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Molecules 2015, 20(11), 20355-20380; doi:10.3390/molecules201119698

α-Linolenic Acid, A Nutraceutical with Pleiotropic Properties That Targets Endogenous Neuroprotective Pathways to Protect against Organophosphate Nerve Agent-Induced Neuropathology

1
Molecular and Cellular Biology Graduate School Program, Uniformed Services University of the Health Sciences, 4301 Jones Bridge Road, Bethesda, MD 20814, USA
2
Department of Neurology and Program in Neuroscience, Uniformed Services University of the Health Sciences, 4301 Jones Bridge Road, Bethesda, MD 20814, USA
3
Department of Anatomy, Physiology and Genetics, Uniformed Services University of the Health Sciences, 4301 Jones Bridge Road, Bethesda, MD 20814, USA
*
Author to whom correspondence should be addressed.
Academic Editor: Peter Koulen
Received: 8 October 2015 / Revised: 29 October 2015 / Accepted: 3 November 2015 / Published: 12 November 2015
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Abstract

α-Linolenic acid (ALA) is a nutraceutical found in vegetable products such as flax and walnuts. The pleiotropic properties of ALA target endogenous neuroprotective and neurorestorative pathways in brain and involve the transcription factor nuclear factor kappa B (NF-κB), brain-derived neurotrophic factor (BDNF), a major neuroprotective protein in brain, and downstream signaling pathways likely mediated via activation of TrkB, the cognate receptor of BDNF. In this review, we discuss possible mechanisms of ALA efficacy against the highly toxic OP nerve agent soman. Organophosphate (OP) nerve agents are highly toxic chemical warfare agents and a threat to military and civilian populations. Once considered only for battlefield use, these agents are now used by terrorists to inflict mass casualties. OP nerve agents inhibit the critical enzyme acetylcholinesterase (AChE) that rapidly leads to a cholinergic crisis involving multiple organs. Status epilepticus results from the excessive accumulation of synaptic acetylcholine which in turn leads to the overactivation of muscarinic receptors; prolonged seizures cause the neuropathology and long-term consequences in survivors. Current countermeasures mitigate symptoms and signs as well as reduce brain damage, but must be given within minutes after exposure to OP nerve agents supporting interest in newer and more effective therapies. The pleiotropic properties of ALA result in a coordinated molecular and cellular program to restore neuronal networks and improve cognitive function in soman-exposed animals. Collectively, ALA should be brought to the clinic to treat the long-term consequences of nerve agents in survivors. ALA may be an effective therapy for other acute and chronic neurodegenerative disorders. View Full-Text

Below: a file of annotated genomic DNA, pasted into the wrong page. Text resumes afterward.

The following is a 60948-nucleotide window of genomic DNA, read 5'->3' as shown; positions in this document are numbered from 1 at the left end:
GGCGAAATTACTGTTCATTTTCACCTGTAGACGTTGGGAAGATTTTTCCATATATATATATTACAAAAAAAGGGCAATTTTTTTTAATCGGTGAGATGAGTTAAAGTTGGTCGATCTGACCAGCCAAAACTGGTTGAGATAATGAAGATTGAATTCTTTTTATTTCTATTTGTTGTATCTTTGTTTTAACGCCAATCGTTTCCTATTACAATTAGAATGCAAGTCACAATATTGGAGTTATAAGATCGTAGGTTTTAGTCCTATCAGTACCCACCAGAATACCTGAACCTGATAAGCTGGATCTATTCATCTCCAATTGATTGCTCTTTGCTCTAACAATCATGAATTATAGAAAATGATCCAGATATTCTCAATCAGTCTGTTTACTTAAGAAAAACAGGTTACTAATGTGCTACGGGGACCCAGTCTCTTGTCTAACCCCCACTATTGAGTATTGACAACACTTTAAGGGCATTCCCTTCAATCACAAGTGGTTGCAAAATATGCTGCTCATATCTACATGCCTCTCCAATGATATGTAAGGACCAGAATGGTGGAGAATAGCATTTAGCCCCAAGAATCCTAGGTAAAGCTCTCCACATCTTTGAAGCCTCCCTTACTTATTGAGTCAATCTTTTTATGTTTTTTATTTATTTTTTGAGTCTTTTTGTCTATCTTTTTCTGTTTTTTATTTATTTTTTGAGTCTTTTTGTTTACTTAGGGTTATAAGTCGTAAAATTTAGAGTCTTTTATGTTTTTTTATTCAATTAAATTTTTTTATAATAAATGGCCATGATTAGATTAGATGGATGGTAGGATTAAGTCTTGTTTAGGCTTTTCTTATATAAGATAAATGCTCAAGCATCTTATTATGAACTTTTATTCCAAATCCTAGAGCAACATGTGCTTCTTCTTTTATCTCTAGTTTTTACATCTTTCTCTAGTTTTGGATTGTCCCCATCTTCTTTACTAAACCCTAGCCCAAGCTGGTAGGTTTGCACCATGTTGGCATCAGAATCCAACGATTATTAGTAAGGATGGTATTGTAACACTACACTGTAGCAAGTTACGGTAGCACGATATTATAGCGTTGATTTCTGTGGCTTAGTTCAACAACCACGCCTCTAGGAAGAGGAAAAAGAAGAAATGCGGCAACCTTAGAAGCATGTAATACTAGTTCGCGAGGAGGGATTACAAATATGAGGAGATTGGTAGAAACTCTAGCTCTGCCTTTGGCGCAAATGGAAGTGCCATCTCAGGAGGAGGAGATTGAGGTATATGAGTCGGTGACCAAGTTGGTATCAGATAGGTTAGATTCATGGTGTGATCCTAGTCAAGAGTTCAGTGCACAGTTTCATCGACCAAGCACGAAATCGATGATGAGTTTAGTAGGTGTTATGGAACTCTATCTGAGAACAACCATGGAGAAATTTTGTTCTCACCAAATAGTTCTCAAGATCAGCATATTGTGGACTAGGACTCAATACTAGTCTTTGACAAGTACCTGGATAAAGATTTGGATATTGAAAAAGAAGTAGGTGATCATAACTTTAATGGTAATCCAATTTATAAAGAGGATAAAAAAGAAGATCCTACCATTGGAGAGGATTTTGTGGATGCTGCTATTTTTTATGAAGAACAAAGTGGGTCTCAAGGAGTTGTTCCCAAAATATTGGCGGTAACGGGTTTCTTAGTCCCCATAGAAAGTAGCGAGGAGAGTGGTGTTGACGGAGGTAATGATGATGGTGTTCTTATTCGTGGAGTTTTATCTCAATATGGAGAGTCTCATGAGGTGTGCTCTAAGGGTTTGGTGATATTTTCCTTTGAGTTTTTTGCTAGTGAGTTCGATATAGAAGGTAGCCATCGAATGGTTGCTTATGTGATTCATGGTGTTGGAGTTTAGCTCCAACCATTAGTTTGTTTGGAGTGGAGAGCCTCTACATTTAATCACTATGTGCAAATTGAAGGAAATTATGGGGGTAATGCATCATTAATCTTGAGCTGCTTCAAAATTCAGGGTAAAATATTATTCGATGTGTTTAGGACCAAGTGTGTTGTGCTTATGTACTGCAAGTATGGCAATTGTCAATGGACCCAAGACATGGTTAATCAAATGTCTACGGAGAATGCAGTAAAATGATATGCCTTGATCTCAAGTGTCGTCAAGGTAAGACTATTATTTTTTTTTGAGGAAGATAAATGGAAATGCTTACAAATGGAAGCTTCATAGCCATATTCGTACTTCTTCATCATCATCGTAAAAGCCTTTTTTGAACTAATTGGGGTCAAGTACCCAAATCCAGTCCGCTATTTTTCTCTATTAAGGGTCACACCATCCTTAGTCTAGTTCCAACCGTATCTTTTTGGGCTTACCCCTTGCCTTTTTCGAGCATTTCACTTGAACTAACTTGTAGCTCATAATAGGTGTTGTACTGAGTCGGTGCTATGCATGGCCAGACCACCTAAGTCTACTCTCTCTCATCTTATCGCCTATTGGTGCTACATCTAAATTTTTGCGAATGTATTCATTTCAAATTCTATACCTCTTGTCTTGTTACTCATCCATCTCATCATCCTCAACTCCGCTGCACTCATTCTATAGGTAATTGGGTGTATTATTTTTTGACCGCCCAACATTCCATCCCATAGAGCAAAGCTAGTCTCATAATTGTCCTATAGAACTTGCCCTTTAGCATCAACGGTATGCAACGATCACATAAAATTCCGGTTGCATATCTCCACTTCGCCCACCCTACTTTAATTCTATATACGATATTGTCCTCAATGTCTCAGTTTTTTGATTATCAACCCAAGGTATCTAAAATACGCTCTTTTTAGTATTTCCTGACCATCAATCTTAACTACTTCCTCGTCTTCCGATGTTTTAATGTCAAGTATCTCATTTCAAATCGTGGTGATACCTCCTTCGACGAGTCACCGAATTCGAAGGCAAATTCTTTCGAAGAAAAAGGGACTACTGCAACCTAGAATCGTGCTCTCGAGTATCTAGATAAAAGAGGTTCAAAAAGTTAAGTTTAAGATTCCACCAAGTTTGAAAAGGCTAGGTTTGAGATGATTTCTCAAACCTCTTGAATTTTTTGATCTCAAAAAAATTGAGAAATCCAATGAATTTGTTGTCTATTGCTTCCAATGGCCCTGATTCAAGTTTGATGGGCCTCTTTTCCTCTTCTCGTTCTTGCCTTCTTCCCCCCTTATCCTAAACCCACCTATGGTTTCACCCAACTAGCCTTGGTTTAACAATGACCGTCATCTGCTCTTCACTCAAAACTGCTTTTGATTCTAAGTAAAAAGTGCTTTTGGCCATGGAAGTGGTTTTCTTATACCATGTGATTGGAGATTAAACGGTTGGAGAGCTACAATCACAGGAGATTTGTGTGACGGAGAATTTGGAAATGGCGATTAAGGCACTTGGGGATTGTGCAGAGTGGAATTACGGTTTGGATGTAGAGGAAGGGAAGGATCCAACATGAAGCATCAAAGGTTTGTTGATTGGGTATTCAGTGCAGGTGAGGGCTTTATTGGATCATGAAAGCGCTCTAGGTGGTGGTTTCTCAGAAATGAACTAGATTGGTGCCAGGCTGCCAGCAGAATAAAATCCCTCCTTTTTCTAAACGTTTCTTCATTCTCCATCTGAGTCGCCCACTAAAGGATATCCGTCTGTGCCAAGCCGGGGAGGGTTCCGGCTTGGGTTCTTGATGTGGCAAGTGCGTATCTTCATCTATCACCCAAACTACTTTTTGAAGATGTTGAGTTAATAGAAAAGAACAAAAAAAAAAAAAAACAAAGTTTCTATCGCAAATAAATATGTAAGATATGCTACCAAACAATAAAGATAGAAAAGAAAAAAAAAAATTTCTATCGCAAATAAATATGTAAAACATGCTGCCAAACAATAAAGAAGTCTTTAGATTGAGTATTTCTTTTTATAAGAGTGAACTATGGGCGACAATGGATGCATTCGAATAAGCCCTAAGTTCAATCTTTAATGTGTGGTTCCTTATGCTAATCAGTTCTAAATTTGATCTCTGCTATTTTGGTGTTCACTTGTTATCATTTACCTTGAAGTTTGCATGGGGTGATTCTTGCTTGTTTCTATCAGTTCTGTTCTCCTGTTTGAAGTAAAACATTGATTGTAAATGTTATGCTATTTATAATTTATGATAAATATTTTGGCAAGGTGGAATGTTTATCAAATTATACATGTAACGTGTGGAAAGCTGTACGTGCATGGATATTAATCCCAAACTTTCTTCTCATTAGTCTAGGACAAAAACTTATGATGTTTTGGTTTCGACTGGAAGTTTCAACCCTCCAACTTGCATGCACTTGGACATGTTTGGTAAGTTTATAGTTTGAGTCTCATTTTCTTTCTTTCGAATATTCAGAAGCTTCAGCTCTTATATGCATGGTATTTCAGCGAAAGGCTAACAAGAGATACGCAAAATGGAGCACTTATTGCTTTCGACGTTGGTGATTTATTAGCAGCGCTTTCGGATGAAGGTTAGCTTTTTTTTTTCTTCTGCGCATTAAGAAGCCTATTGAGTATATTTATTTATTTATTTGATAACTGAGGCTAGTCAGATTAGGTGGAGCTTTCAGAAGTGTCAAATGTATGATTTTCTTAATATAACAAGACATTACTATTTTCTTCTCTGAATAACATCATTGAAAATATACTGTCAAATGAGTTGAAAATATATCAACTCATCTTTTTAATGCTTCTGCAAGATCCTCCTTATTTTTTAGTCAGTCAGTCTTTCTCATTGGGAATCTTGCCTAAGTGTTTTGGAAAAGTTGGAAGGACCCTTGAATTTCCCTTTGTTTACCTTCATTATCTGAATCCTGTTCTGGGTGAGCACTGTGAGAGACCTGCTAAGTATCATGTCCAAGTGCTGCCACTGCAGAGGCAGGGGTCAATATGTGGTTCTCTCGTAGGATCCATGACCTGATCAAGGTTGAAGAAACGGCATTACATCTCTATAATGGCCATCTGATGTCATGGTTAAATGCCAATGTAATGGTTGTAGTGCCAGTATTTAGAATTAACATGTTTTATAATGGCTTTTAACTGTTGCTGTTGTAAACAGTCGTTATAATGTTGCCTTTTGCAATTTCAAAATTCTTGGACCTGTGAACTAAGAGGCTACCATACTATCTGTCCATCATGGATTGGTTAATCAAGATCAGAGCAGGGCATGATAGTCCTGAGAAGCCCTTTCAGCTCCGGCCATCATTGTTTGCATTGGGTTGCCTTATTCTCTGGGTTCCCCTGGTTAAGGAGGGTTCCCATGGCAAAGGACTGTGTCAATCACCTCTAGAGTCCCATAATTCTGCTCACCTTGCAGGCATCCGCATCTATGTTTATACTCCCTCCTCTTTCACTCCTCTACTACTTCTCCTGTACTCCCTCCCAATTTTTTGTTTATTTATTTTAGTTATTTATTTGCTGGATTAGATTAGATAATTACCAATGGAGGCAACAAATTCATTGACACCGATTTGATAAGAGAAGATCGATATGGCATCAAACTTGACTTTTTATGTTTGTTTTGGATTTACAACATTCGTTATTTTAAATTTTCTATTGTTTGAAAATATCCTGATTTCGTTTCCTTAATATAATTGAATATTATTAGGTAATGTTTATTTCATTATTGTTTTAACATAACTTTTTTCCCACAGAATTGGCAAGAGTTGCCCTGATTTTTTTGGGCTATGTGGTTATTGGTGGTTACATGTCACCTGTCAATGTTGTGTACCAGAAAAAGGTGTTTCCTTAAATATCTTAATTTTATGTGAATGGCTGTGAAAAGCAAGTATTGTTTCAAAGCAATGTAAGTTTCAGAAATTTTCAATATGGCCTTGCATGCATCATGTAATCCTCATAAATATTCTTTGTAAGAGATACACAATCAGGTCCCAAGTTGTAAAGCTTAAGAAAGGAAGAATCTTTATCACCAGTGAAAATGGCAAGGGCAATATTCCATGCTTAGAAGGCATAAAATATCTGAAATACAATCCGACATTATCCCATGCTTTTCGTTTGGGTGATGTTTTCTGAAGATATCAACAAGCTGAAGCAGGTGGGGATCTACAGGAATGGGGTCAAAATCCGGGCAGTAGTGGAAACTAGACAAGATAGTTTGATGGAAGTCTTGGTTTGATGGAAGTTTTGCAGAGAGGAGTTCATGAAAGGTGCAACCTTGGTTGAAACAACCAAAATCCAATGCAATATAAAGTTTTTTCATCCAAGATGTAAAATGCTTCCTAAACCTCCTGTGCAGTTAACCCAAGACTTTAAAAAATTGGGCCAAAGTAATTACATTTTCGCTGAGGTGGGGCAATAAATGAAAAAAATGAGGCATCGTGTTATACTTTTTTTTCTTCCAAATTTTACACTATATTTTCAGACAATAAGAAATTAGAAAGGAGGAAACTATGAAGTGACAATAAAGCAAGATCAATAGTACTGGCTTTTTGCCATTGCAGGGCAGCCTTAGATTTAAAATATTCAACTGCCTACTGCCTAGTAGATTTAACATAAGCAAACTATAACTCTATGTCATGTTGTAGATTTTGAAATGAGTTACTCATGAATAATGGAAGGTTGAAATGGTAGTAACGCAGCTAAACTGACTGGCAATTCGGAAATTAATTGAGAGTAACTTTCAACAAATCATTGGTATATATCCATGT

Keywords: α-linolenic acid; nutraceutical; natural product; rat; soman; neuroprotection; pleiotropic; BDNF; mTOR; neurorestoration α-linolenic acid; nutraceutical; natural product; rat; soman; neuroprotection; pleiotropic; BDNF; mTOR; neurorestoration
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This is an open access article distributed under the Creative Commons Attribution License which permits unrestricted use, distribution, and reproduction in any medium, provided the original work is properly cited. (CC BY 4.0).

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MDPI and ACS Style

Piermartiri, T.; Pan, H.; Figueiredo, T.H.; Marini, A.M. α-Linolenic Acid, A Nutraceutical with Pleiotropic Properties That Targets Endogenous Neuroprotective Pathways to Protect against Organophosphate Nerve Agent-Induced Neuropathology. Molecules 2015, 20, 20355-20380.

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